As 5776 draws to a close, Jews throughout the globe are engaged in introspection and soul-searching. As we reflect on the year that has passed, we find ourselves engulfed in a sea of memories and waves of powerful emotions.
In many hearts, there is a profound feeling of appreciation that, baruch Hashem, another Tishrei is almost upon us. For those who saw the fervent tefillos they uttered last Rosh Hashanah answered and merited that their fondest dreams came to fruition, they enter Rosh Hashanah filled with immense gratitude towards Hakadosh Baruch Hu.
Yet for many others, the past 13 months constituted a year of dashed hopes and shattered dreams, yet another year of experiencing the anguish of waiting for a yeshuah that has yet to materialize, or even, Rachmana litzlan, a devastating personal loss.
Then there are a great many individuals whose hearts are torn by conflicting emotions. They are cognizant of how much they should be thankful for, but also filled with searing pain. For some, their situation — although perhaps not in detail — is known; for others, only Hashem, and perhaps their immediate relatives, know the agony they are experiencing.
For all of creation, from man to angel, Rosh Hashanah is a time of fear and trepidation. But it is also a day of bitachon, of hope and optimism.
On Erev Rosh Hashanah we take haircuts and on Rosh Hashanah day we eat and drink at the Yom Tov seudah amid expressions of our bitachon that in His infinite mercy, Hashem answered our tefillos and we emerged victorious in our judgment.
As we declare in V’chol Maaminim, we “all believe that He can do anything.” There are no limits to His abilities and no boundaries to His compassion. In a split second, he can sew together the most shattered heart and heal the most tortured soul.
As we recite in every Shemoneh Esrei throughout the year, Hakadosh Baruch Hu is a matzmiach yeshuah. It is from a decayed seed buried deep in the ground, unseen even to most sharp-eyed observers, that a magnificent new fruit will emerge. Often, our salvation comes in a way and at a time that it is least expected. It is crucial that we recognize that the incredible power of tefillah and bitachon ensures us that neither the painful events of the past nor the most expert predictions of the present have any say in what the new year will bring.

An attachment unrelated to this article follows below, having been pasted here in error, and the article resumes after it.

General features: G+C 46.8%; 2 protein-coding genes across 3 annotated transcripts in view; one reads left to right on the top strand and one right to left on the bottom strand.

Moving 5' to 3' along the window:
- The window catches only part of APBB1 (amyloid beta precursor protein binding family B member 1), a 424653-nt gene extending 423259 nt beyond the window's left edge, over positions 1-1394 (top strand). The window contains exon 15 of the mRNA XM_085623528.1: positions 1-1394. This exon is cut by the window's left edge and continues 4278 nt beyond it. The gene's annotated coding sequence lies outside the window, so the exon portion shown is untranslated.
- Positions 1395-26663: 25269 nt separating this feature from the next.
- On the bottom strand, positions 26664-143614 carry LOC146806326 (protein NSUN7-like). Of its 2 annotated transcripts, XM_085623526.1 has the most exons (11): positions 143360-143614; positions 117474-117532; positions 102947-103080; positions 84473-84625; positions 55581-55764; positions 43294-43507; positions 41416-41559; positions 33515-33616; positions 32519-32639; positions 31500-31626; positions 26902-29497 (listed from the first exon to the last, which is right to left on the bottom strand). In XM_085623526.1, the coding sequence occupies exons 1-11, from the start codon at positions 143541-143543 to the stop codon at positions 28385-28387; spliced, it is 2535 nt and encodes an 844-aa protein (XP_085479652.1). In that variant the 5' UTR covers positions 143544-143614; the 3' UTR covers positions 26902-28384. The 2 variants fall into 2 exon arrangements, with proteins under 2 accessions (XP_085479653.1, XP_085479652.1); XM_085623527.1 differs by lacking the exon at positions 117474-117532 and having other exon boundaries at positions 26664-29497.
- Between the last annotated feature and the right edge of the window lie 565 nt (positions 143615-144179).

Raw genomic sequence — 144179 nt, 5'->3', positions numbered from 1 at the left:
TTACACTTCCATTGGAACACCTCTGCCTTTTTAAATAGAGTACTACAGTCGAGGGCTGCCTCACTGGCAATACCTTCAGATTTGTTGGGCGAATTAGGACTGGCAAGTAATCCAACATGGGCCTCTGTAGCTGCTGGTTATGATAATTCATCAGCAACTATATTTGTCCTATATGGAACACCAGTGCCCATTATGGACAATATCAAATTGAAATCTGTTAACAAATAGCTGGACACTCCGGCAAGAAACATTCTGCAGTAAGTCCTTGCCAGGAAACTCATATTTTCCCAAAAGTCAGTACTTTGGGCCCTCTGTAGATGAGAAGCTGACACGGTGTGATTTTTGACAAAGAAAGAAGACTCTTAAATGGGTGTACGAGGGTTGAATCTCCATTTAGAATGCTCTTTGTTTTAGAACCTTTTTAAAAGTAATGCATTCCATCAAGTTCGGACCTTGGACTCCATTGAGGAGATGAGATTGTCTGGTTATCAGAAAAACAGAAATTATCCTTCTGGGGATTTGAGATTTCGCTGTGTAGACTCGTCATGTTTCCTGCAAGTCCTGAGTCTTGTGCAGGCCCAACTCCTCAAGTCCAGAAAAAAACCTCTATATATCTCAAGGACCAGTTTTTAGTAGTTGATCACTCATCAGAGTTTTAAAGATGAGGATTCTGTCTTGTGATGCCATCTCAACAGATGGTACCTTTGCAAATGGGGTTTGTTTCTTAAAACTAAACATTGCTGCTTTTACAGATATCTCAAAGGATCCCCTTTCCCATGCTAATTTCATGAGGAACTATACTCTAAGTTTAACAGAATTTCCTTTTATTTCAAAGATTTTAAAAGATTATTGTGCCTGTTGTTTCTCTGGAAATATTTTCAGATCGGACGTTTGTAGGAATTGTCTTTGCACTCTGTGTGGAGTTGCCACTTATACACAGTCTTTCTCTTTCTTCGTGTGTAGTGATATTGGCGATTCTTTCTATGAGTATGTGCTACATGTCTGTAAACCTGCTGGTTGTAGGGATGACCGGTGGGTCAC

Harav Yisrael Mordechai Twersky, the Rachmastrivka Rebbe of Yerushalayim, zy”a, taught that we eat various simanim for a good year, but “simchah is also a siman!”
Indeed, this is a day of judgment and fear, but it is also a day on which we should be clearly exuberant over the coronation of Hashem as our King, and full of optimism and hope for the coming year.
Few sounds elicit the powerful emotions that greet the sounding of the shofar on Rosh Hashanah. Throughout the generations, the call of the shofar has been associated with stern judgment; this piercing sound fills the Jewish heart with enormous fear and trepidation.
Yet the Midrash (Vayikra Rabba 29:5) tells us that with the sounding of the shofar, Hakadosh Baruch Hu, k’vayachol, rises from the throne of judgment and sits on the throne of mercy.
So, which attribute does the shofar represent? Judgment or mercy?
The Rebbe, Harav Yonason Eibschutz, zy”a, explains that the answer to this question is already alluded to in the poignant and powerful words of the piyut U’nesaneh Tokef. “Let us now relate the power of this day’s holiness, for it is awesome and frightening … The great shofar will be sounded and a still, thin sound will be heard. Angels will hasten, a trembling and terror will seize them and they will say — it is the Day of Judgment!”
The sound of the shofar does indeed symbolize strict judgment, but the judgment On High doesn’t commence until the shofar is sounded in this temporal world.
As the prosecuting angels gather in Shamayim seeking to condemn Am Yisrael, it seems as if our case is lost, with no one to come to our aid.
But then the shofar is blown below, and in response, the sound of a shofar is also heard Above. The prosecuting angels are filled with trembling and terror as they declare, “It is the Day of Judgment!” In their haste and grave worries over their own fate, they desist from speaking ill against Klal Yisrael, allowing us to emerge victorious in judgment. The same sound of the shofar that bodes judgment to the angels represents the attribute of Heavenly mercy to Klal Yisrael.
May the Ribbono shel Olam grant each and every member of Klal Yisrael a kesivah vachasimah tovah, a year of health and prosperity in both a physical and spiritual sense, a year in which we merit to clearly see the kindness of Hashem in all aspects of our lives, and most vitally, the year in which we will finally merit to hear the kol shofar of Moshiach Tzidkeinu.